Third parties are allowed to receive your information on your behalf, as long as your request is in writing and signed by you.
This means you can specify in your request that the hospital send your information to a company like Goodbill to help negotiate your hospital bill, or a family member, for example. Just remember to include your third party’s contact information for receiving the records.
Hospitals are legally required to send your records within 30 days of receiving your request.
In practice, we’ve found that hospitals can take anywhere from a few days to a few months. That’s because the definition of when a hospital “receives” your request is murky. Some hospitals take several weeks just to see your request, and count the 30 days from the time a hospital employee first scans your request into the system. From there, your request may get routed to a different department for processing.
It doesn’t hurt to call your hospital’s billing department periodically, to check in on the status of your request.
Calling the hospital’s billing department is the best way to ensure that your request was received, and that it’s being prioritized for processing. Best practice is to call a few days after you’ve sent your request to ask if they see it in their system. Then, check in once weekly to ensure it’s being processed.
As you near the 30-day mark, it may help to give hospitals a more forceful reminder that they’re legally obligated to fulfill your request within 30 days, using the sample script below.
“Hi, I’m [name] and I’m a patient who received a bill from your hospital.
I sent in a HIPAA right of access request for my [record] on [date], and I still haven’t received it. We’re now coming up on 30 days since my request, and HIPAA legally requires you to comply within 30 days. When should I expect to receive it?”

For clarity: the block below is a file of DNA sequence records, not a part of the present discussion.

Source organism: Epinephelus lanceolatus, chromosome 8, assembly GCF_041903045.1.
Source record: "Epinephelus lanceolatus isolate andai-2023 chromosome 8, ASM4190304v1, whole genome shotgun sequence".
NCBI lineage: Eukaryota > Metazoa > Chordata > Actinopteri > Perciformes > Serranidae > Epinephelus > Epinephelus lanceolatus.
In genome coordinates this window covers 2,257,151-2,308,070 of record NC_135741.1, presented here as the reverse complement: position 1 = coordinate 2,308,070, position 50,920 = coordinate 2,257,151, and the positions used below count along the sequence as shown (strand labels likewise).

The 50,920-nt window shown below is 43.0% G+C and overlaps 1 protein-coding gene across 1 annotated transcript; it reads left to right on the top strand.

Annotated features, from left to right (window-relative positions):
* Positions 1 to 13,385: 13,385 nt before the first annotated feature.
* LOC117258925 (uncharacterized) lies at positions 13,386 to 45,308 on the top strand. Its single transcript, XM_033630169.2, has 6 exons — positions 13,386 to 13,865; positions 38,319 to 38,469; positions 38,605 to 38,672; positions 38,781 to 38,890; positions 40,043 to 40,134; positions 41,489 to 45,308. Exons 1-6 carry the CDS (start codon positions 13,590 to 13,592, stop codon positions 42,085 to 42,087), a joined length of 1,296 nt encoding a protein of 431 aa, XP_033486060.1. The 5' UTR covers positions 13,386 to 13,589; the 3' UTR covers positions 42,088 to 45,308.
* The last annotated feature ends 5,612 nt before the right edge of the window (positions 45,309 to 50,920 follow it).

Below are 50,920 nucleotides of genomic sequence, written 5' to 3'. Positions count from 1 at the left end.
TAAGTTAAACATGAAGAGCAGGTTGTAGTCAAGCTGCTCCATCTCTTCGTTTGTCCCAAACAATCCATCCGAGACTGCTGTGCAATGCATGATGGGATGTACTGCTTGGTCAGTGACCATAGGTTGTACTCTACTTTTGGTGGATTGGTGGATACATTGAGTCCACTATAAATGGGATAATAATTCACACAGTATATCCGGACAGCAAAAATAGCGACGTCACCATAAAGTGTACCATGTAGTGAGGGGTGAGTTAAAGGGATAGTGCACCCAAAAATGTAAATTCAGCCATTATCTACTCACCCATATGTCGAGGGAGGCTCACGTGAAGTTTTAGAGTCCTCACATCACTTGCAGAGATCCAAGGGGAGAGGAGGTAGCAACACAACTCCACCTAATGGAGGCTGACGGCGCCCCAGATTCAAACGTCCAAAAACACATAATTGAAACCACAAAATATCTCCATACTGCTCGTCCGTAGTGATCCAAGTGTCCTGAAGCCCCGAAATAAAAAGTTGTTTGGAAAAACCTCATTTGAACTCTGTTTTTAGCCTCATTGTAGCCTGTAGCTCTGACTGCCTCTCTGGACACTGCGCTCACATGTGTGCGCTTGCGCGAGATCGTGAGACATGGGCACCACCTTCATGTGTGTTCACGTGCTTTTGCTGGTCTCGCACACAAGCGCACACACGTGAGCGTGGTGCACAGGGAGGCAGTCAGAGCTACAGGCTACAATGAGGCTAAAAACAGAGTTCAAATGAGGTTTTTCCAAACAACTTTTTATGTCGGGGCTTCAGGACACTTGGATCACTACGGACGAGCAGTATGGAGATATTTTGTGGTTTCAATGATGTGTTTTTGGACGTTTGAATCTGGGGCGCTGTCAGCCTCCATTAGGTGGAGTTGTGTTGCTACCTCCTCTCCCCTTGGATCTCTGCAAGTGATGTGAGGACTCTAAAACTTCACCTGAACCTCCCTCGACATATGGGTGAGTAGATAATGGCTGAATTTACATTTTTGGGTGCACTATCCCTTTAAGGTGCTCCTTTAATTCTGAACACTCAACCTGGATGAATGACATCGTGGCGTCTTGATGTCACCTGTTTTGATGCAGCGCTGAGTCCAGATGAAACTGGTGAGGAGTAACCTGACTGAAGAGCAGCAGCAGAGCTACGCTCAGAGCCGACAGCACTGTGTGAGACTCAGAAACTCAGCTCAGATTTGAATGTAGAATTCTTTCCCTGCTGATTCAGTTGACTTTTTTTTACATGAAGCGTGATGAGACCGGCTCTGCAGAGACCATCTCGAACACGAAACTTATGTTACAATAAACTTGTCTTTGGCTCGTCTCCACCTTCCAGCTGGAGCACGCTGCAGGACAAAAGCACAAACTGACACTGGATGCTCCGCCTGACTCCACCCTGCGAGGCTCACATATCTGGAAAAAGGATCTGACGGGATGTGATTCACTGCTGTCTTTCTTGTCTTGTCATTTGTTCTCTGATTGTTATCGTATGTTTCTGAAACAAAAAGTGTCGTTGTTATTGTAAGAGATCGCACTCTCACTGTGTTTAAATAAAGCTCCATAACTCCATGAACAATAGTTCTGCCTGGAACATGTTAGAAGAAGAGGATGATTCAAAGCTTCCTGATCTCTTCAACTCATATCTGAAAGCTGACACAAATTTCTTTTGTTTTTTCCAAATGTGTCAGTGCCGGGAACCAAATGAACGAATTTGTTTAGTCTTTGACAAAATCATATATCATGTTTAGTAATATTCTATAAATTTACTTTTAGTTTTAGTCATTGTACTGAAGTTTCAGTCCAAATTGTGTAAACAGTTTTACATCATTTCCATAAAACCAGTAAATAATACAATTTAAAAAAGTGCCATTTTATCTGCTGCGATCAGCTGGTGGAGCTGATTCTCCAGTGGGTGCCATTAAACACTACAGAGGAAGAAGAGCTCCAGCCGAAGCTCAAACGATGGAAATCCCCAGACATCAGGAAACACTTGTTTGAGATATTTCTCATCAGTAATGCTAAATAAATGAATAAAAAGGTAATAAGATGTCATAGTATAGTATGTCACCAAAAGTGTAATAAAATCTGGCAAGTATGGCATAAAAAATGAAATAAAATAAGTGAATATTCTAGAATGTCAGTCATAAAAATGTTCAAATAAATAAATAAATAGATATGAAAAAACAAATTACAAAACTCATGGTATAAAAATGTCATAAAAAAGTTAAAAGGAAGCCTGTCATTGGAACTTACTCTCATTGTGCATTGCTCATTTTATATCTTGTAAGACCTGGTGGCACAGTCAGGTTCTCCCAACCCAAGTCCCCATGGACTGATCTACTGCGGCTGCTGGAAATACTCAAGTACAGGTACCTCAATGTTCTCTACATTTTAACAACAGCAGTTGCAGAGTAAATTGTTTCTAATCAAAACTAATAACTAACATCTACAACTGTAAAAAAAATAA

If your hospital doesn’t fulfill your request within 30 days, we recommend always calling the hospital’s billing department first to remind them of your rights under HIPAA, using the script in the previous section.
If you still feel like you’re not making headway, or that you’re being asked to jump through hoops that violate HIPAA, you can file a formal complaint online with the Office of Civil Rights in the U.S. Department of Health and Human Services.
The Office of Civil Rights regularly investigates these complaints and, if they find evidence of wrongdoing, will either require the hospital to take corrective action or pay a penalty.
Generally speaking, hospitals are allowed to charge you or your designated third party a fee. If you request the records for your own purposes, it’s usually about $6.50. If you want the records sent to a third party, it may be more, sometimes as high as $50. This assumes that you’ve requested your records be sent electronically, and that the hospital also maintains those records electronically. In states that have laws requiring hospitals to provide you with free copies, state laws take priority.
In cases where the hospital will need to make paper copies, pay for postage, or create a version of the document that doesn’t exist, they may charge you for the cost of labor and materials — though they must let you know this fee in advance.
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Itemized bills provide key details that can help you negotiate your hospital bill.
You have time before your bill can go to collections or affect your credit.